Using React Context and Custom React Hooks for State Management in React Apps

In a complicated web application there are going to be several pieces of truly global state that you'll need across your application. This is state that components need, but it's tedious and error prone to use prop drilling to pass state data around to all of the components that might need it.

Referring to the 5 layers of state in a React application we can refer to this layer of state as shared or application state.

It's such a common issue with React applications that many libraries have sprung up around solving the problem with managing global application state! When you reach for one of these libraries you are often making a strong commitment to developing a "Redux app" or a "Apollo app" instead of just a React app.

These tools are excellent and worth your time and effort to research and understand if they might be viable for your team and users' needs, but React also ships with excellent tools for solving shared application state with React Context and custom React Hooks.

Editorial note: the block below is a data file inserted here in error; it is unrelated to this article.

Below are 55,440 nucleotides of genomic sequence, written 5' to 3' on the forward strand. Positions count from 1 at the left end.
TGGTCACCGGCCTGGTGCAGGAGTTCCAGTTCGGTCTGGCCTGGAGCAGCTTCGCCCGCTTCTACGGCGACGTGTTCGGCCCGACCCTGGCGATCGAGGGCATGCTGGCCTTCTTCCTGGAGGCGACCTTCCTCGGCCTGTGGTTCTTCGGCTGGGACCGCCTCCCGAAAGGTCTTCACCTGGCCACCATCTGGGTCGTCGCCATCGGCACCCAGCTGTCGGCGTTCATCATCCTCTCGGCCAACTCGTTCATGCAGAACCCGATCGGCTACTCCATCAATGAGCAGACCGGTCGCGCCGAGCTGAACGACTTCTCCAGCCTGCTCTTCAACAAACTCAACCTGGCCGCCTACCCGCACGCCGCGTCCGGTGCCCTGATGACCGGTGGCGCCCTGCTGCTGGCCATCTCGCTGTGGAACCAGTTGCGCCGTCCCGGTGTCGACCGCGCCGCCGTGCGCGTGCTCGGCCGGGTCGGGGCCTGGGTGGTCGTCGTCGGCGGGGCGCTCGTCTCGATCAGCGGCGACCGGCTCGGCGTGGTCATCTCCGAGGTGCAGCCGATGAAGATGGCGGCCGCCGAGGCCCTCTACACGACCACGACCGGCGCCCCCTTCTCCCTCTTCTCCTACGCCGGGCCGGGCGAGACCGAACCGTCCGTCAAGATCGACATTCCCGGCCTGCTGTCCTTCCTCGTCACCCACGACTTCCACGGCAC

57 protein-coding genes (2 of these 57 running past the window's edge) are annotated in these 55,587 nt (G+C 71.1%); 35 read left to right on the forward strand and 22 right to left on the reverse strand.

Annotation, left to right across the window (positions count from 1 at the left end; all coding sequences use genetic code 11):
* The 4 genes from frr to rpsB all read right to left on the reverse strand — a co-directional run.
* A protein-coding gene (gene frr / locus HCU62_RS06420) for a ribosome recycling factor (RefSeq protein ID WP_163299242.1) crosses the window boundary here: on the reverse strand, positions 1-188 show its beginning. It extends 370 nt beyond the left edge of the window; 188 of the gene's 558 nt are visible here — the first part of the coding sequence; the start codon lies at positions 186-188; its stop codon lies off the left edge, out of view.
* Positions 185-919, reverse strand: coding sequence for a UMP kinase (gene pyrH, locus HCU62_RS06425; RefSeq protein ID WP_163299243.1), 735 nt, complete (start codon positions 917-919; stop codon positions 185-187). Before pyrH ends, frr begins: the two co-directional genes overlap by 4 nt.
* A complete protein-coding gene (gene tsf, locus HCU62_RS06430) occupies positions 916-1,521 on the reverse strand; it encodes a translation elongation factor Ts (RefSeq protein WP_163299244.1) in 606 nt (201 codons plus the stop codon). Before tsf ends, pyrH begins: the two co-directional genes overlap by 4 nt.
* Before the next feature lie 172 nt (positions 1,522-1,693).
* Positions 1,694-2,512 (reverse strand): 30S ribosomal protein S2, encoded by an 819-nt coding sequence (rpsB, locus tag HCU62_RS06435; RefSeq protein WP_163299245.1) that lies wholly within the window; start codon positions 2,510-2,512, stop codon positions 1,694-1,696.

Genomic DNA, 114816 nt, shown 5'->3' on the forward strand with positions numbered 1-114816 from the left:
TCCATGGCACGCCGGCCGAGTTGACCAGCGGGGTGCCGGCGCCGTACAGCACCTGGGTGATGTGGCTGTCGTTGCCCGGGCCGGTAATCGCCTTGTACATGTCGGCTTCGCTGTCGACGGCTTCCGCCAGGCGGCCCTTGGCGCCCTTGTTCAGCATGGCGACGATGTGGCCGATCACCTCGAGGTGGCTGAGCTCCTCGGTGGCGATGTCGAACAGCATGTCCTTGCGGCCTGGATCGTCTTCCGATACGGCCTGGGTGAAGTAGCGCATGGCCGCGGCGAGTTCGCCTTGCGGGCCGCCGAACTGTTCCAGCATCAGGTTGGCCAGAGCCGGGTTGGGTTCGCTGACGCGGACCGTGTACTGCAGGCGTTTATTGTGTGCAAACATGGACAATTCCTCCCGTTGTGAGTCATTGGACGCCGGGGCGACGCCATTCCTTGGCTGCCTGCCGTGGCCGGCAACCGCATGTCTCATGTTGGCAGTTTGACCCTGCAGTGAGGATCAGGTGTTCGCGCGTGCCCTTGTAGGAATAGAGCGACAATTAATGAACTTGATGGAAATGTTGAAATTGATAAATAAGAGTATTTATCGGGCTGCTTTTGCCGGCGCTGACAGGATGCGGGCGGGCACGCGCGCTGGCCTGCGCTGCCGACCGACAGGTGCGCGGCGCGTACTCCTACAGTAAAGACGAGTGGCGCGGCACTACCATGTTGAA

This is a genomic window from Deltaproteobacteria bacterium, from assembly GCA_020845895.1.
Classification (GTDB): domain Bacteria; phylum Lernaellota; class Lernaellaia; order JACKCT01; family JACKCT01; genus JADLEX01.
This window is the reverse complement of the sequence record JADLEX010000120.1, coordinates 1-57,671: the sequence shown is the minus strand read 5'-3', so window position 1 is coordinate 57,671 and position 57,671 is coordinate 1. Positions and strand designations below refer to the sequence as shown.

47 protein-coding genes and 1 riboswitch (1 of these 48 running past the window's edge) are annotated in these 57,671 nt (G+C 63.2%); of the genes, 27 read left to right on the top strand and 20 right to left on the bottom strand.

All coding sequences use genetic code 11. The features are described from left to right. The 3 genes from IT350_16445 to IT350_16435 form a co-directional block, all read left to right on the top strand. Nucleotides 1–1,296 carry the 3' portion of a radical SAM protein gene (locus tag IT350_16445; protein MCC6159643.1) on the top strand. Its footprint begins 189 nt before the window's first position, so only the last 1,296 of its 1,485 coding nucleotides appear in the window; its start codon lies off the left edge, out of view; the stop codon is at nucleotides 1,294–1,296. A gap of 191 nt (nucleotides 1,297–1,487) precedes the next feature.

In Tanner Linsley's 2020 JS Conf Talk he gives a solid demonstration of how to cleanly create performant React Context for shared application state.

He demonstrates a clean example of creating a global store using Context that is performant and reusable. I captured the example from this here in codesandbox if you'd like to see it in action.

The interesting approach in Tanner's example is create a nested store DispatchContext and StoreContext that he credits this post from Kent C. Dodds for the idea.

This approach is a simple evolution of component state and can be very useful for global state such as authentication. It is flexible enough that we can create smaller stores that represent "slices" of state in our application and cleanly deliver that state to the components that need it with custom React Hooks.

Michael Jackson gives a compelling argument against using React Context for state management in this quick demonstration video. You can see the composition approach he suggests in this codesandbox. This is an excellent approach and one that should be strongly considered before reaching for React Context.

Should also note that in Michael's amazing paid course on React Hooks he suggests using Context for concerns like auth, so as with everything it's important to do your research and understand the tradeoffs involved!

Dave Ceddia's React Context course on egghead is very good if you'd like to dive deeper.

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